Jury duty is a civic responsibility that everyone will likely have to do at one point or another. The next time you get called in, you may just need to go in for one day and then you get sent away. The other possibility is that you actually get placed on a jury. In this case, you may need to be away from work for a couple days or even a few weeks, depending on the exact nature of the trial. As a business owner, it may be difficult for you to lose one of your employees for that length of time, and you should check with your state’s laws to see what should be done if you do not currently have any company policies in place.
Each state slightly differs in how you have to go about compensating employees who serve on juries. This is due to the fact that the Fair Labor Standards Act, a federal law, does not specify whether employers have to pay employees. Therefore, the states had to step up in order to protect employees. While compensation differs, virtually all states in America have laws that forbid employers from punishing workers who end up serving on juries. You are not allowed to penalize employees by docking pay, taking away health benefits or taking away a position.
There are also protections for employees that claim you are not allowed to intimidate or strongly coerce individuals into getting out of jury duty. You cannot pressure your workers out of this responsibility, and if an employee feels like you are making vague threats, then he or she could take the case to your state’s labor department. You have to let people go to jury duty, but whether or not to pay them is a whole other story.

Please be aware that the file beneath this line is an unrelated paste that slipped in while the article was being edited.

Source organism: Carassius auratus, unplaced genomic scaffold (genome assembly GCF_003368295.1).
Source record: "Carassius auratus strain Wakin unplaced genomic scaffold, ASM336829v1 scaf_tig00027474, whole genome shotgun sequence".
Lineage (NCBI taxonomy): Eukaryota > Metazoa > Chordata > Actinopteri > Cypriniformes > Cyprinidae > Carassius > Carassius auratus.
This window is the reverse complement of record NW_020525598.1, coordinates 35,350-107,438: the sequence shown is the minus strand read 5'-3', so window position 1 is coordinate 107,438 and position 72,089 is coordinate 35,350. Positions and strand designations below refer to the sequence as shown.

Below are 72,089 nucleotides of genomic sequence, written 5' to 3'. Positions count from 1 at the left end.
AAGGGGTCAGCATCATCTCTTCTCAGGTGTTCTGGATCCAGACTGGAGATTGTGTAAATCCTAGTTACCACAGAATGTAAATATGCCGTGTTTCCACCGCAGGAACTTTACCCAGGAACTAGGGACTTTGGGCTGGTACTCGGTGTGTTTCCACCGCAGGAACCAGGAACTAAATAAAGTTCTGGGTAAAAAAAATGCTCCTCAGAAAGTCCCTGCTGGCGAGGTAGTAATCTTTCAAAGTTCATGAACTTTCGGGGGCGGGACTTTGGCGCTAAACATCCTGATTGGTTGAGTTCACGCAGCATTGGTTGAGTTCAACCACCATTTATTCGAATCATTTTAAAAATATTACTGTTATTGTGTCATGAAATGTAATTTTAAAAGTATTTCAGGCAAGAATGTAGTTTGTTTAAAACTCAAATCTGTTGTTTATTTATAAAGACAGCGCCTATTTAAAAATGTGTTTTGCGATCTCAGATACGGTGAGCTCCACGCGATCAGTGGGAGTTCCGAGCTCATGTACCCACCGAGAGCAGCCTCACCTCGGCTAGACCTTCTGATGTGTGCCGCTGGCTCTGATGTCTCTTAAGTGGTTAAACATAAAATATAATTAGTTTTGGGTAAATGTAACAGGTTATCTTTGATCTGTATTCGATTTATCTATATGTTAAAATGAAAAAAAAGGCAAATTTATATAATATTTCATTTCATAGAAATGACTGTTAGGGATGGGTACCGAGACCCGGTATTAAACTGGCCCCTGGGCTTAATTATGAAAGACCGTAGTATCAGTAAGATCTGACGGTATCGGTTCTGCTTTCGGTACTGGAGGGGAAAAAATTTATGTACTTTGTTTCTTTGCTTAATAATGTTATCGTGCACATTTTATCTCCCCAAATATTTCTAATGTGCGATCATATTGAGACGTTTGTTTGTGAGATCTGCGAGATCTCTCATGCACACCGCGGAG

This is where the law gets tricky, so you should look into your state’s ordinances to see what you have to do. Some states require you to give your employees time off for jury duty, but you do not have to pay them. Other states require you to pay your employees while they are serving on a jury. Finally, some states have rules that are in between. For example, Connecticut requires employers to give workers on a jury full pay for the first five days, and anything after that the state will pay jurors $50 a day.
Some states that do not force you to pay employees have laws about how workers can use paid vacation time while they are on jury duty. Some workers may choose to go down this route if they want to receive some sort of compensation during this time. However, many employees will want to avoid doing this if it can be helped just because it can be disheartening to use vacation time to serve on a jury. Regardless of what your state’s laws are, your company may have rules about paying workers who have to be jurors. Check with human resources to see what they have to say.
What Happens When You Break the Law?
If state law dictates you have to compensate employees who serve on a jury and you do not pay your workers, then a worker can report you to the labor department. The punishments vary by state, but they can range from misdemeanor charges to having to pay fines and your employee’s attorney fees. Some states can even throw you in jail. Even though you may not want to lose an employee for a given amount of time, it is ultimately for the best just to follow the law and let your employees serve on juries.
You will probably have to serve on a jury at some point, so you should be able to put yourself in your employee’s shoes. Be reasonable and allow everyone to carry out their civic duties. Click to view more Human Resources
The content on our website is only meant to provide general information and is not legal advice. We make our best efforts to make sure the information is accurate, but we cannot guarantee it. Do not rely on the content as legal advice. For assistance with legal problems or for a legal inquiry please contact you attorney.